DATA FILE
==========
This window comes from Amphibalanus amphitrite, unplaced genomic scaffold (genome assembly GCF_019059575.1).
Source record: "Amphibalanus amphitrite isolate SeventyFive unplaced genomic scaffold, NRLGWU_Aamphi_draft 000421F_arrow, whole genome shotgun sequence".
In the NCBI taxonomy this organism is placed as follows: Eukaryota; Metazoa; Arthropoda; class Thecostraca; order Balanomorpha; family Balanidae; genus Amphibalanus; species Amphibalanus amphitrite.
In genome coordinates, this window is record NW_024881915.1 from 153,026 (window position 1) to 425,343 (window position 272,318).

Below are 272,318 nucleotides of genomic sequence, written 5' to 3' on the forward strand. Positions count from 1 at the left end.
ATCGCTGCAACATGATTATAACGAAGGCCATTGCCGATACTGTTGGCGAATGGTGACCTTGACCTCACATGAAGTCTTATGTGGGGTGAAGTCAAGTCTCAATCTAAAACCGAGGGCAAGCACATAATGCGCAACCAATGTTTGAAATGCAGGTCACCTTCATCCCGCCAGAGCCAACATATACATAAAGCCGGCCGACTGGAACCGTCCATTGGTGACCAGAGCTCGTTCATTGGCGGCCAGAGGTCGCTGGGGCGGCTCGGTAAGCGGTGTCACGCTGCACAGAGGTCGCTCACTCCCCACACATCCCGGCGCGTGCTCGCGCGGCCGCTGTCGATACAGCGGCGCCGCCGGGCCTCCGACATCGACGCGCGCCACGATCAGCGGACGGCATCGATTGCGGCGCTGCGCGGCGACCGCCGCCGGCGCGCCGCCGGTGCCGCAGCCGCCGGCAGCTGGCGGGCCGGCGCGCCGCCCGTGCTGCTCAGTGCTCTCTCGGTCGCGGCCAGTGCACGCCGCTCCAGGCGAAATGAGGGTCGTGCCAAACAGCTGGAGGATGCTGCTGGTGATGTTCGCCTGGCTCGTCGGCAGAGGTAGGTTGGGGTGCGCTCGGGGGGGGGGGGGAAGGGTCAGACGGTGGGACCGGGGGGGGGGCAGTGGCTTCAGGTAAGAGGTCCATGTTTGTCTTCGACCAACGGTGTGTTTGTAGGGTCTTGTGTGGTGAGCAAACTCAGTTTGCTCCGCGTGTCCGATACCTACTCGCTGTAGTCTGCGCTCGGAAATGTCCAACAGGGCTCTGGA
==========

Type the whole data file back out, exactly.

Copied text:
This window comes from Amphibalanus amphitrite, unplaced genomic scaffold (genome assembly GCF_019059575.1).
Source record: "Amphibalanus amphitrite isolate SeventyFive unplaced genomic scaffold, NRLGWU_Aamphi_draft 000421F_arrow, whole genome shotgun sequence".
In the NCBI taxonomy this organism is placed as follows: Eukaryota; Metazoa; Arthropoda; class Thecostraca; order Balanomorpha; family Balanidae; genus Amphibalanus; species Amphibalanus amphitrite.
In genome coordinates, this window is record NW_024881915.1 from 153,026 (window position 1) to 425,343 (window position 272,318).

Below are 272,318 nucleotides of genomic sequence, written 5' to 3' on the forward strand. Positions count from 1 at the left end.
ATCGCTGCAACATGATTATAACGAAGGCCATTGCCGATACTGTTGGCGAATGGTGACCTTGACCTCACATGAAGTCTTATGTGGGGTGAAGTCAAGTCTCAATCTAAAACCGAGGGCAAGCACATAATGCGCAACCAATGTTTGAAATGCAGGTCACCTTCATCCCGCCAGAGCCAACATATACATAAAGCCGGCCGACTGGAACCGTCCATTGGTGACCAGAGCTCGTTCATTGGCGGCCAGAGGTCGCTGGGGCGGCTCGGTAAGCGGTGTCACGCTGCACAGAGGTCGCTCACTCCCCACACATCCCGGCGCGTGCTCGCGCGGCCGCTGTCGATACAGCGGCGCCGCCGGGCCTCCGACATCGACGCGCGCCACGATCAGCGGACGGCATCGATTGCGGCGCTGCGCGGCGACCGCCGCCGGCGCGCCGCCGGTGCCGCAGCCGCCGGCAGCTGGCGGGCCGGCGCGCCGCCCGTGCTGCTCAGTGCTCTCTCGGTCGCGGCCAGTGCACGCCGCTCCAGGCGAAATGAGGGTCGTGCCAAACAGCTGGAGGATGCTGCTGGTGATGTTCGCCTGGCTCGTCGGCAGAGGTAGGTTGGGGTGCGCTCGGGGGGGGGGGGGAAGGGTCAGACGGTGGGACCGGGGGGGGGGCAGTGGCTTCAGGTAAGAGGTCCATGTTTGTCTTCGACCAACGGTGTGTTTGTAGGGTCTTGTGTGGTGAGCAAACTCAGTTTGCTCCGCGTGTCCGATACCTACTCGCTGTAGTCTGCGCTCGGAAATGTCCAACAGGGCTCTGGA